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Talking movies: How Disney films helped Owen find his voice

Cinema

Talking movies: How Disney films helped Owen find his voice

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Life Animated is the touching story of Owen Suskind, who at the age of three is diagnosed with regressive autism and loses his ability to speak.

The family find a way around his loss by immersing themselves into a world of animated movies.

The film was inspired by a 2014 bestselling book by Owen’s father Ron, entitled Life, Animated: A Story of Sidekicks, Heroes, and Autism.

His father feared that his son would be thrown on life’s scrapheap: “Owen, you know, here’s a kid who was silent for years, really thrown in society’s discard pile, deemed ineducable, ‘Don’t hope for too much for him. He may never speak again. He’ll probably be institutionalised.’

“And all of a sudden here he is emerging, as he says ‘a sidekick who found his inner hero’.”

Ron says the lightning bolt moment came while watching Disney films and Owen says that does not want grow up like Mowgli or Peter Pan.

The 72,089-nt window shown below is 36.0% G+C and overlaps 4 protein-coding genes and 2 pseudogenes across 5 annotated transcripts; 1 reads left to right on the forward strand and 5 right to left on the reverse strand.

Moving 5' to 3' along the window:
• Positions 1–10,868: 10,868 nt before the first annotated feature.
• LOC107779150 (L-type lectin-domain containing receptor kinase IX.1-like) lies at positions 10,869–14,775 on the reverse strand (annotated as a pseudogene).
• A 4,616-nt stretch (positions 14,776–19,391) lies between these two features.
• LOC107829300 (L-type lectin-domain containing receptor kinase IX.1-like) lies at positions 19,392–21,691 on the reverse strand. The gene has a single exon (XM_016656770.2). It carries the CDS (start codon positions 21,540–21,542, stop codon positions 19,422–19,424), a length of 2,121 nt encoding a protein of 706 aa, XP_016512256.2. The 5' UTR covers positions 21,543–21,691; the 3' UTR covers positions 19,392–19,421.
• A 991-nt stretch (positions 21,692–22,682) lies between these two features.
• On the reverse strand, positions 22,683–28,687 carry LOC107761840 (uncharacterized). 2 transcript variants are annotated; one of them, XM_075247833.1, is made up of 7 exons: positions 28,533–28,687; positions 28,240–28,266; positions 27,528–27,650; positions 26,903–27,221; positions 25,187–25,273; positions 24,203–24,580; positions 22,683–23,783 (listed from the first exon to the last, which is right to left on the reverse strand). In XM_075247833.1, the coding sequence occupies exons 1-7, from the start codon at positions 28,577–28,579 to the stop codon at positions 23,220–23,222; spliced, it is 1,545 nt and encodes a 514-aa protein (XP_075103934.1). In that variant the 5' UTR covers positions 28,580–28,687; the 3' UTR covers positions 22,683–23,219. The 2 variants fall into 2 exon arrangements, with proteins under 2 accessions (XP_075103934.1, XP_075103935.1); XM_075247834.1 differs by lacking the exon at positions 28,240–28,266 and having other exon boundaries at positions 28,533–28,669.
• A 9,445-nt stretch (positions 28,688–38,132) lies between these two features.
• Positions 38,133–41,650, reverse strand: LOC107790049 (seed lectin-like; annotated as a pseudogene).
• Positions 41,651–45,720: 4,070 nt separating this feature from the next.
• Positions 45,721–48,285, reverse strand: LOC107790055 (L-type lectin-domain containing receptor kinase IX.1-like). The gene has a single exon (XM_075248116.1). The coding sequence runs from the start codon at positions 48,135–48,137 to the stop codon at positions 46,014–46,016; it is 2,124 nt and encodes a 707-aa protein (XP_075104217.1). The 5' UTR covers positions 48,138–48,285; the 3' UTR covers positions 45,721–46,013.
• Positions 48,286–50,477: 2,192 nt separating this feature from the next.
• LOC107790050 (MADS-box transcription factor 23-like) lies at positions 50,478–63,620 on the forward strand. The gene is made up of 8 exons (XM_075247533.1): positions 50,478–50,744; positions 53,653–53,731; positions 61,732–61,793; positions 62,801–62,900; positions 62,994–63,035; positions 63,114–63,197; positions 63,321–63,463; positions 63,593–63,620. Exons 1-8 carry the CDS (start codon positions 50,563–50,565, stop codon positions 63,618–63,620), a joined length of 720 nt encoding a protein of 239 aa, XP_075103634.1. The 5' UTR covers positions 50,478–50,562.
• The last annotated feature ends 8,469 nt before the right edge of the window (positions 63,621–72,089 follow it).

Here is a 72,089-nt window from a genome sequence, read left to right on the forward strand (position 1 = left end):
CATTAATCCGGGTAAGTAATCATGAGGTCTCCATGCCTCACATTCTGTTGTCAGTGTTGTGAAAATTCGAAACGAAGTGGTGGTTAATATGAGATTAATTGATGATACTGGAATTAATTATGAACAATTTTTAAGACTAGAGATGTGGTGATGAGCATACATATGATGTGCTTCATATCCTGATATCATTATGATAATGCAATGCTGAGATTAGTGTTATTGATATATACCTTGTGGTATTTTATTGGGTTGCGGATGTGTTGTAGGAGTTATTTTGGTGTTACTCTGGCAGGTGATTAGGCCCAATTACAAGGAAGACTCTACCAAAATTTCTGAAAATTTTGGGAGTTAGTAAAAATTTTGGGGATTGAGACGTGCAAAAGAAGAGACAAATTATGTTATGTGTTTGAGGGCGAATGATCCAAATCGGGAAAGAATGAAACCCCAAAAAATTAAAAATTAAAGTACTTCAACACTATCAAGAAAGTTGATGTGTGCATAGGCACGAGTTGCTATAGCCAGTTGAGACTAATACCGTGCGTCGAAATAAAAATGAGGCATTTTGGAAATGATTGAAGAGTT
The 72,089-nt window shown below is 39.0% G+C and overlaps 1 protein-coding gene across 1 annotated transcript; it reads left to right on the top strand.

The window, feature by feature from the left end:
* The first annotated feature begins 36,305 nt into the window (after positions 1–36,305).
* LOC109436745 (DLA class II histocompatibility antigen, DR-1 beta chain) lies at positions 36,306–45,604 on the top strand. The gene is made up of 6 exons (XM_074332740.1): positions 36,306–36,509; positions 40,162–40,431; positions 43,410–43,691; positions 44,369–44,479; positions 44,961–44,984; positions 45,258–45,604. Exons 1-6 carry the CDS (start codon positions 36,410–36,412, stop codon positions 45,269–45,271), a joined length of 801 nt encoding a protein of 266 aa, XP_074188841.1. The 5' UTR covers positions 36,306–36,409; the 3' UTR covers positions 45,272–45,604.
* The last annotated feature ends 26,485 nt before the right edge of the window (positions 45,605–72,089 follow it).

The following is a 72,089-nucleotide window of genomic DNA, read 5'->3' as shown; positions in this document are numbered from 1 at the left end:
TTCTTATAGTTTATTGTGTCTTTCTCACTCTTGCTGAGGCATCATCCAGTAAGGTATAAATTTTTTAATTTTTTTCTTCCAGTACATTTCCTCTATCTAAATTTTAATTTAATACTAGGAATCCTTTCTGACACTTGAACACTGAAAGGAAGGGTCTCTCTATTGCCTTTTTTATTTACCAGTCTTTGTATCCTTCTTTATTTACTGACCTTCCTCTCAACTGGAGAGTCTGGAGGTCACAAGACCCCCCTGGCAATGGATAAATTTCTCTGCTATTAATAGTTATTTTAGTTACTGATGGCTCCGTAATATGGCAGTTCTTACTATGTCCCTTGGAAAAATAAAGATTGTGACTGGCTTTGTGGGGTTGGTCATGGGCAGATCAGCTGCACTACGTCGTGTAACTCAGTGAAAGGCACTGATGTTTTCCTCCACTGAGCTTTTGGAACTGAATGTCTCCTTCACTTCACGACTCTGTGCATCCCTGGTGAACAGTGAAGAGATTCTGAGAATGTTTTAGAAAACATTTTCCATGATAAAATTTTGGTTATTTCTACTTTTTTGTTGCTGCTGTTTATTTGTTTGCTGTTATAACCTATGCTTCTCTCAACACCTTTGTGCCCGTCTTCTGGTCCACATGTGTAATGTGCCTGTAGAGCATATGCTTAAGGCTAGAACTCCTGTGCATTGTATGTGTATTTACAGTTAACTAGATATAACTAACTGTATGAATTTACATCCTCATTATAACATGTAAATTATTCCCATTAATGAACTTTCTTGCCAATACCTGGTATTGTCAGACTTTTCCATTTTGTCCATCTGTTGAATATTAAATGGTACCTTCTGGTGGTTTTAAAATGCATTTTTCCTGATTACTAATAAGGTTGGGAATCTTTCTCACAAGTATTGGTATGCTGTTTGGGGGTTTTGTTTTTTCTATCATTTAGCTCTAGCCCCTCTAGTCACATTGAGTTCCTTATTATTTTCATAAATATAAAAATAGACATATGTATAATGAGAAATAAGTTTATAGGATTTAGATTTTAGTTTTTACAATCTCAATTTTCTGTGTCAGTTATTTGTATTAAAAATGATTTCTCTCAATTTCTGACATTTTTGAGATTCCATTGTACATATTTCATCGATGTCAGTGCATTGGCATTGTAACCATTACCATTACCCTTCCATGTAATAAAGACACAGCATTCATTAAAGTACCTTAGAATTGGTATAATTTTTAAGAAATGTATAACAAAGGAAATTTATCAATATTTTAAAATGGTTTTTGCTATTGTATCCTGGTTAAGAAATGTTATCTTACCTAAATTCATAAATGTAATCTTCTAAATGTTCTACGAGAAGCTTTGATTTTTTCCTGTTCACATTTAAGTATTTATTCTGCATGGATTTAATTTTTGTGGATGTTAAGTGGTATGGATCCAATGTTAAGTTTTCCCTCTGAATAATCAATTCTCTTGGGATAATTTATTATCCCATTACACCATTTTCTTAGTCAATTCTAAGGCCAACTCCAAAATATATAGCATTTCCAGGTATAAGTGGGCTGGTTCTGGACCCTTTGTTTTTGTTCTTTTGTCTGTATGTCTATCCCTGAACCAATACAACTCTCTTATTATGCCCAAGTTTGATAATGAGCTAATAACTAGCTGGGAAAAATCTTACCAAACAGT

From that moment they used animated movies with the help of a therapist to relate to real situations, develop “inner speech” capacities, and connect to others.

His father adds: “The question was, would a book like the one we wrote and now a movie, would it have helped us 15 years ago when Owen was diagnosed with autism when we were just in a place of fear and confusion and hell really, not knowing what we were seeing and what to do. And of course the answer to that is yes.”

The film captures Owen at universal crossroads, such as when he’s graduating from school, moving out of his parents’ house, finding (and losing) a girlfriend and getting a job at a movie theater.

“Life Animated” is out in the US now and will be released in the UK in December.

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